Tom: Thanks to blogs like yours, the difference for tourists who put in the research effort is getting much smaller these days, but I‘d still argue that too often people just sit down at a tourist trap, or follow the hotel‘s recommendation to “somewhere nearby.”
In contrast to this, locals just know the perfect mixture of the definitive restaurants and the best off the beaten track places in their city. If possible, I always contact a local to ask for recommendations before I travel somewhere. Likewise, I have a great restaurant list for Berlin and some other cities that I send to friends – Now I also point them to letsmealup.com of course 😉
What I think is important to mention here is that the advantage for tourists of eating with locals, goes way beyond the good meal at a non-tourist eatery. It is perhaps even more about getting to know a bunch of locals, who then give them recommendations for the bar after dinner, or even drag them along to a great house party. Like with AirBnB, where the advantage is not just staying at a central and charming place for less money, but also having a real local give you individualized recommendations to explore his/her city.
W8H: What are some of your personal favorite restaurants in Berlin?
Tom: It really depends on the kind of experience and cuisine I‘m looking for on the day, but there are some places that never failed to impress me: Gingi‘s Izakaya in Prenzlauer Berg, for Sashimi and great Japanese “Tapas“. For authentic Chinese Food: Lon Men‘s Noodle House on Kantstrasse, Tian Fu on Uhlandstrasse and Shan Shan on Gleimstrasse. I also find Lokal on Linienstrasse quite amazing and Da Baffi, for Italian food. My best fine dining experience in Berlin has been at Lorenz Adlon Esszimmer – but that‘s only for very special occasions.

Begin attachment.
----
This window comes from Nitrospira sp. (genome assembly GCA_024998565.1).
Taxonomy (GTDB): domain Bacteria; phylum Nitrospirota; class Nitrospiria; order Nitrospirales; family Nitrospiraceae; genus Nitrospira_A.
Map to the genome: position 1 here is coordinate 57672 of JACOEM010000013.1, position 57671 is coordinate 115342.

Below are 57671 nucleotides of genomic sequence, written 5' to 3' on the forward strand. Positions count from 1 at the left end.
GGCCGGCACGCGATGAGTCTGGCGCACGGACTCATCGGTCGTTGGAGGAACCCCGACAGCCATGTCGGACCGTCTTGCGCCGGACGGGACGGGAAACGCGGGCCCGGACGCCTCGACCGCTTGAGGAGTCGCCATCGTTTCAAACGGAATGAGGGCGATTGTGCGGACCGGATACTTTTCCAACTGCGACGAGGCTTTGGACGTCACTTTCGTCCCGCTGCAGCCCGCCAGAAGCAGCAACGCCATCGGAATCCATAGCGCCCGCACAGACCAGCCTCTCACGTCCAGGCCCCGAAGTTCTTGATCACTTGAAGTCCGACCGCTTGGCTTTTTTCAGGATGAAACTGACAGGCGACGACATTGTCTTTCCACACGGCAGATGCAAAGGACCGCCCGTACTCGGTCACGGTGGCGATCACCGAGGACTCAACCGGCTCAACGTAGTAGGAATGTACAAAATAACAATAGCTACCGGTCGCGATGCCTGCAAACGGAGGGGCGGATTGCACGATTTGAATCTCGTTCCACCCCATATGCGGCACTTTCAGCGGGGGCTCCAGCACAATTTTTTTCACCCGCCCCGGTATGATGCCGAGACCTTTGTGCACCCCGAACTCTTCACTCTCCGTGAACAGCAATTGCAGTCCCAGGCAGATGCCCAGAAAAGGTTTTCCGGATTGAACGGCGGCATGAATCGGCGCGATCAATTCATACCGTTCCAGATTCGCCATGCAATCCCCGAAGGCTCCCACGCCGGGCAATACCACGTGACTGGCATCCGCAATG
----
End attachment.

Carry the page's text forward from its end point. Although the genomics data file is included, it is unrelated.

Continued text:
W8H: What does the future of eating in Berlin and beyond look like? What’s the next big thing?
Tom: How, where and what we eat, as general themes are going to play an increasingly important role in urban living. In Germany in particular, what we look for in food will shift from nutrition and quantity for money, to an experience and value for money. Berlin already leads the way, with great new restaurants opening every week, a vibrant scene of supper clubs and regular food events that all enjoy a growing audience of people who care about good and healthy eating in nice company. It‘s thus no surprise to me that food is currently such a hot topic in the startup world. Ideas from bright entrepreneurs are definitely going to change the game. Perhaps mealUp will also play its part.
W8H: What’s coming next to mealUp? Are you planning to give recommendations based on group and profile info? Any plans to go mobile (and maybe utilize location-based services like many social apps do)?
Tom: Group mealUps are a big topic for us at the moment. Many people consider dining out together in a bigger group more fun. We‘ll also add full restaurant profiles soon, to offer richer and more useful content to our users. This will likely go hand in hand with us moving into more cities. And yes, mobile, we also know that mealUp would be great as a native mobile app, which shows you mealUps near you to spontaneously join …. Once we get an investor on board, this will definitely be a top priority for us and make mealUp an even better experience for our users.